Embarrassingly for someone who writes for a living and has spent months in Ubud, I spectacularly failed the other night to answer the question “What is Ubud like?”
Because the answer really does depend on your perspective. So here are a few perspectives on Ubud, the Balinese town where Elizabeth Gilbert found the “love” in Eat, Pray, Love.
Ubud is a spiritual centre for truth-seekers from all over the world. There are yoga classes, health food stores, healers, natural beauty therapies, and tens of arts classes, all amid the serenity of the ricefields and the village temples where Balinese practice their unique Hinduism.
Ubud is over-developed. During the day, tour buses, tacky ethnic clothes stores and souvenir shops clog the main streets. In the centre, even the traffic noise can’t drown out the touts offering “transport” and “accommodation”, while Balinese cremations have become tourist events.
Ubud has a vibrant art and literary scene. The Ubud Writers and Readers Festival is known around the world, and the town is packed with galleries. There are some great restaurants in Ubud, as well as an excellent deli, fantastic coffee and even decent cocktails.
Third World Hell-Hole
Ubud is a small town in a developing country. Open drains line many streets, narrow roads can degenerate into dirt tracks without warning, and beggars plead for money, babies in arms. Most Balinese drive without a helmet or a license, often on the pavement, and show flagrant disregard for Indonesia’s limited road rules.
Ubud is blessed with a tropical climate – even at night the temperature almost never drops below 20°C (70°F). The Balinese are warm, kind and friendly, the people are beautiful, and you can drink green coconut juice fresh from the palm beside the pool.
Full of Beauty
The Balinese love of beauty is evident in Ubud. Wood and stone carvings decorate traditional houses, gateways and temples; women in neat lace blouses and sarongs work to create beautiful offerings of flowers and woven leaves; hibiscus, orchids and bougainvillea flourish; and lotuses grow around the fountains.
Ubud is humid and sticky. Even the rainstorms that obliterate the road and send streams of filth washing down the drains barely dent the tropical heat. For all their smiles, the Balinese are private people and foreigners will always be outsiders here.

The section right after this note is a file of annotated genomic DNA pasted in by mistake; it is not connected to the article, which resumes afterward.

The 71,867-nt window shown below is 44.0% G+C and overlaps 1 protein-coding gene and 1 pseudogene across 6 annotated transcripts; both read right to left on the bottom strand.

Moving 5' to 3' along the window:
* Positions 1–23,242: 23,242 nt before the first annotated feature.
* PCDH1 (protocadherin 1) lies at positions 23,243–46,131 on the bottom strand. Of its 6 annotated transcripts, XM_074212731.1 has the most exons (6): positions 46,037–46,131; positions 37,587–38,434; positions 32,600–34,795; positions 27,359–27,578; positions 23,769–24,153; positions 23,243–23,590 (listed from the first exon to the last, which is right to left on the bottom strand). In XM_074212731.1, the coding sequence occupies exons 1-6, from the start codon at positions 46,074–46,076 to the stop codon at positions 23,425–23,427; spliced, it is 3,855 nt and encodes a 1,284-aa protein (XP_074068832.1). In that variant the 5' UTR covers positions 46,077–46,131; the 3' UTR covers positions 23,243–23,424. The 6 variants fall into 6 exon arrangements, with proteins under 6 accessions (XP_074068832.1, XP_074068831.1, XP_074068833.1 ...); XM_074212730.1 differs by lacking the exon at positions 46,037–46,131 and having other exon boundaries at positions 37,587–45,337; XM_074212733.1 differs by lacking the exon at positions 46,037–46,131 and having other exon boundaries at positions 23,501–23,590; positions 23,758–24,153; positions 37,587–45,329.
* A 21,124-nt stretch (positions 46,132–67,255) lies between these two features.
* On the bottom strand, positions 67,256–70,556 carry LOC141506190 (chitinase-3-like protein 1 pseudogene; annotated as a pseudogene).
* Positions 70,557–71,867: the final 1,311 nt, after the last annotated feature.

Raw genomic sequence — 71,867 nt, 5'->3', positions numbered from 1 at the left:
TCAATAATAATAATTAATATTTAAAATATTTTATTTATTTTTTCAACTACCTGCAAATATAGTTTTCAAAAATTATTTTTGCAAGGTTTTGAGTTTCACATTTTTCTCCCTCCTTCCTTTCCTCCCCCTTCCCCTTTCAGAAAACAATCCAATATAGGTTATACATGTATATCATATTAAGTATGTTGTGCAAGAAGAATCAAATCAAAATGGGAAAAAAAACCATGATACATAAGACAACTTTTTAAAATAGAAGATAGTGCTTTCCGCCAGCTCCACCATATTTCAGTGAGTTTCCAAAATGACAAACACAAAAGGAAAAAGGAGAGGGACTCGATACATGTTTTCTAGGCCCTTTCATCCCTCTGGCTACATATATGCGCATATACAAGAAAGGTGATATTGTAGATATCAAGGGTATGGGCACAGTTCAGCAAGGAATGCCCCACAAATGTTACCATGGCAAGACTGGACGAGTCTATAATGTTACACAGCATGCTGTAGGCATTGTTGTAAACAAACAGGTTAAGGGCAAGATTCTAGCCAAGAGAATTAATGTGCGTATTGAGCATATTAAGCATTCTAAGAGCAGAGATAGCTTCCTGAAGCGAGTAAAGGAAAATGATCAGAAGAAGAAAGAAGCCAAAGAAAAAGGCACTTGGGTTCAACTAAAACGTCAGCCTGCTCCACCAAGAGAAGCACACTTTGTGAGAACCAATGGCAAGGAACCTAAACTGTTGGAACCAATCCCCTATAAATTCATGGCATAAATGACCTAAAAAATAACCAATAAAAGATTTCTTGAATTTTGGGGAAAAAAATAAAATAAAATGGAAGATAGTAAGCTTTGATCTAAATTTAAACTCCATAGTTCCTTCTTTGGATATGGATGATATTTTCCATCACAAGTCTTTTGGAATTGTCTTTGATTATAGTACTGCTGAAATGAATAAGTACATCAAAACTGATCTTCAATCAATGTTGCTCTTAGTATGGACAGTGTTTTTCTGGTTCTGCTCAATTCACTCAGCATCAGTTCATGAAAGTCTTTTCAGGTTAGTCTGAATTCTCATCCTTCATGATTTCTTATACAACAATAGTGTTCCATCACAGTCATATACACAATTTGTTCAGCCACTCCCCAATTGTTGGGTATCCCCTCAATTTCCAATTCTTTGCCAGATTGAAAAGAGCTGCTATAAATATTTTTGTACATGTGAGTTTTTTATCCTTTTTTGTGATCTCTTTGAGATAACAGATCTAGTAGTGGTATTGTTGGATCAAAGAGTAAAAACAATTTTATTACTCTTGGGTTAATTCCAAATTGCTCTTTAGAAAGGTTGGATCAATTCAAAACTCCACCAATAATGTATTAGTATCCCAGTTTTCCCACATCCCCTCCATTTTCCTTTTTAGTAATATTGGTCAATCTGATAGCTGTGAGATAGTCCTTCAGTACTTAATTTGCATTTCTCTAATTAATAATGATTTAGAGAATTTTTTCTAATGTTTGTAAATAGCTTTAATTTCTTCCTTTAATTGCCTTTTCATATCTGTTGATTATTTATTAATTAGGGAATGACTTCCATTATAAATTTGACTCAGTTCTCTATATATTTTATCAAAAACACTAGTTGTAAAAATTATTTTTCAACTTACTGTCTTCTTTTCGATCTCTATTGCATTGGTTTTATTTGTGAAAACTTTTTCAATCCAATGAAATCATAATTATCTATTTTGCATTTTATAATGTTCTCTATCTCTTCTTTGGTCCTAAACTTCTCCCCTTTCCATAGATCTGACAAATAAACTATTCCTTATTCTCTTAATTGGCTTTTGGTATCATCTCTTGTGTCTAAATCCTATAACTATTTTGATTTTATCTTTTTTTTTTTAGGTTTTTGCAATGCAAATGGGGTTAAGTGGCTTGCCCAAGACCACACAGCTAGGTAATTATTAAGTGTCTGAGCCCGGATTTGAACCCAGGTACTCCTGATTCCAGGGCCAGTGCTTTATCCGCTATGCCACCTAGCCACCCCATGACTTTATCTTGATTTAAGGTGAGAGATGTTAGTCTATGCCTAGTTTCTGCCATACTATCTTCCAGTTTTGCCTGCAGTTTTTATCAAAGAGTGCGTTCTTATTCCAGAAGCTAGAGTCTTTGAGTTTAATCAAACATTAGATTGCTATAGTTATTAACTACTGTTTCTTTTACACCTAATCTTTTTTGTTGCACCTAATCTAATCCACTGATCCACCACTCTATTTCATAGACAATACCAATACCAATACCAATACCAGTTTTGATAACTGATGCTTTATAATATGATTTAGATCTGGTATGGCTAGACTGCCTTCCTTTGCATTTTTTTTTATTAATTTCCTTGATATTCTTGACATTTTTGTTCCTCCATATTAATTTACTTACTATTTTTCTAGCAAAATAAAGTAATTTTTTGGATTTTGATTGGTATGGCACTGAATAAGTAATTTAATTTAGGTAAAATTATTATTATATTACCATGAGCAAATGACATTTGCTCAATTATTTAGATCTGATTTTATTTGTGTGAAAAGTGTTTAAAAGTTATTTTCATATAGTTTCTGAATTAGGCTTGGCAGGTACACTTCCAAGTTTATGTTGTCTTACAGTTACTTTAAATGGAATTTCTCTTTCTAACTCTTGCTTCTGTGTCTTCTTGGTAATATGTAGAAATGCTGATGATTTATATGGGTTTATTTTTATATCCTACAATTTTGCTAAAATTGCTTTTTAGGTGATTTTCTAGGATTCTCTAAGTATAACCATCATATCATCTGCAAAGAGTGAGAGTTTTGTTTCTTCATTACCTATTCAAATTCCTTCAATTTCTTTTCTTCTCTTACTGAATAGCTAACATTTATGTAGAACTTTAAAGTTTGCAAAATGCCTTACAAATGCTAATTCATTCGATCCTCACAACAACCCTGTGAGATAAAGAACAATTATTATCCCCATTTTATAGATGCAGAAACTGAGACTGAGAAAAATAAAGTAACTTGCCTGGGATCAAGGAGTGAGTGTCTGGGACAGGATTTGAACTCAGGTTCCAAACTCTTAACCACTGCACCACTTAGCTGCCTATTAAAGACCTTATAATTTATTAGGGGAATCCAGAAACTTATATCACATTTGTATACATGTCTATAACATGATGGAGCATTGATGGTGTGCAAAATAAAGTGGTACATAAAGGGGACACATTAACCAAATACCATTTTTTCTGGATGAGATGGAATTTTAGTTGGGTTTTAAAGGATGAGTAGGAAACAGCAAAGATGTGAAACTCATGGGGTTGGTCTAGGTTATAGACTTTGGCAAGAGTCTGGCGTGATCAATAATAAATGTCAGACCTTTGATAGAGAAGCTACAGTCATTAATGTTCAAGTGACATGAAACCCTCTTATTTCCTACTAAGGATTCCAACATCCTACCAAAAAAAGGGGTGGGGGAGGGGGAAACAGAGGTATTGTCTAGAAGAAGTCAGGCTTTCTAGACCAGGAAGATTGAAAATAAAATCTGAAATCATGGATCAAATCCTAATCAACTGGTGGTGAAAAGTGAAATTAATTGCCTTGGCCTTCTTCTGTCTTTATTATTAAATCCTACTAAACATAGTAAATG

One hundred metres off the main street of Ubud is an agricultural landscape evolved over countless centuries, with dragonflies flitting from pool to pool, egrets feeding in the rice fields, children splashing naked in the irrigation streams, and jungle teetering into vertiginous gorges.
Balinese culture is unique in the world, and Ubud is Bali’s cultural heart. From their unique Hinduism to Balinese dance, art, music and literature, not to mention dishes like babi guling, Ubud remains distinct both from Indonesia and the West.
But none of these different perspectives answer the question.
So, what is Ubud like?
Well, I’m sitting on my second floor balcony in an alley in the centre of town, surrounded by gilded carving and soft brickwork. I’m looking out over the rooftops — there’s only one building higher than me — watching swallows flit through papaya trees and palm trees.
I can hear gong and drum music from the temple, the squeals of excited children finishing school and – yes! – one of the kids from the guesthouse trying to start his motorbike.
The clouds are closing in, and it feels like rain, but I still quite fancy a swim.
Did I mention I like it here?
I’ve written a lot about Bali over the last couple of years. You can read more here.